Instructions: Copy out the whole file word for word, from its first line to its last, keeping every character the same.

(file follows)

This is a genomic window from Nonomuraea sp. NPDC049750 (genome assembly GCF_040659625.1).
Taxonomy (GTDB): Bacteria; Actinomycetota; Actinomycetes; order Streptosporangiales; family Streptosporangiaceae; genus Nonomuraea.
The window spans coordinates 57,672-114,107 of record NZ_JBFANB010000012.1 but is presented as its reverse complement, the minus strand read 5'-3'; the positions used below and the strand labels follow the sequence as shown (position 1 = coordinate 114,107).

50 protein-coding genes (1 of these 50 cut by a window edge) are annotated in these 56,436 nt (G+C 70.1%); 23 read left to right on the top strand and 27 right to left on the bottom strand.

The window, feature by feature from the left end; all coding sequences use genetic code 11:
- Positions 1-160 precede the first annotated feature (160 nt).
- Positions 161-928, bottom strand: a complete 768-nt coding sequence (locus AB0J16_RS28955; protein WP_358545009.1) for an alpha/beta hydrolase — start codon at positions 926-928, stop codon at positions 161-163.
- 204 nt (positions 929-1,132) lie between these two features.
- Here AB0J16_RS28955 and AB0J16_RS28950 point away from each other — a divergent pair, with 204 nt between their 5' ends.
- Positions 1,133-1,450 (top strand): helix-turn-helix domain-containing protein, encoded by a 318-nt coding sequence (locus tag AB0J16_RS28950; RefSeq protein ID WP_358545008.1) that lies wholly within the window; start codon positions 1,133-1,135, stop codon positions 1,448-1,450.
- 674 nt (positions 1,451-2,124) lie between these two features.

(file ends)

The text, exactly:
This is a genomic window from Nonomuraea sp. NPDC049750 (genome assembly GCF_040659625.1).
Taxonomy (GTDB): Bacteria; Actinomycetota; Actinomycetes; order Streptosporangiales; family Streptosporangiaceae; genus Nonomuraea.
The window spans coordinates 57,672-114,107 of record NZ_JBFANB010000012.1 but is presented as its reverse complement, the minus strand read 5'-3'; the positions used below and the strand labels follow the sequence as shown (position 1 = coordinate 114,107).

50 protein-coding genes (1 of these 50 cut by a window edge) are annotated in these 56,436 nt (G+C 70.1%); 23 read left to right on the top strand and 27 right to left on the bottom strand.

The window, feature by feature from the left end; all coding sequences use genetic code 11:
- Positions 1-160 precede the first annotated feature (160 nt).
- Positions 161-928, bottom strand: a complete 768-nt coding sequence (locus AB0J16_RS28955; protein WP_358545009.1) for an alpha/beta hydrolase — start codon at positions 926-928, stop codon at positions 161-163.
- 204 nt (positions 929-1,132) lie between these two features.
- Here AB0J16_RS28955 and AB0J16_RS28950 point away from each other — a divergent pair, with 204 nt between their 5' ends.
- Positions 1,133-1,450 (top strand): helix-turn-helix domain-containing protein, encoded by a 318-nt coding sequence (locus tag AB0J16_RS28950; RefSeq protein ID WP_358545008.1) that lies wholly within the window; start codon positions 1,133-1,135, stop codon positions 1,448-1,450.
- 674 nt (positions 1,451-2,124) lie between these two features.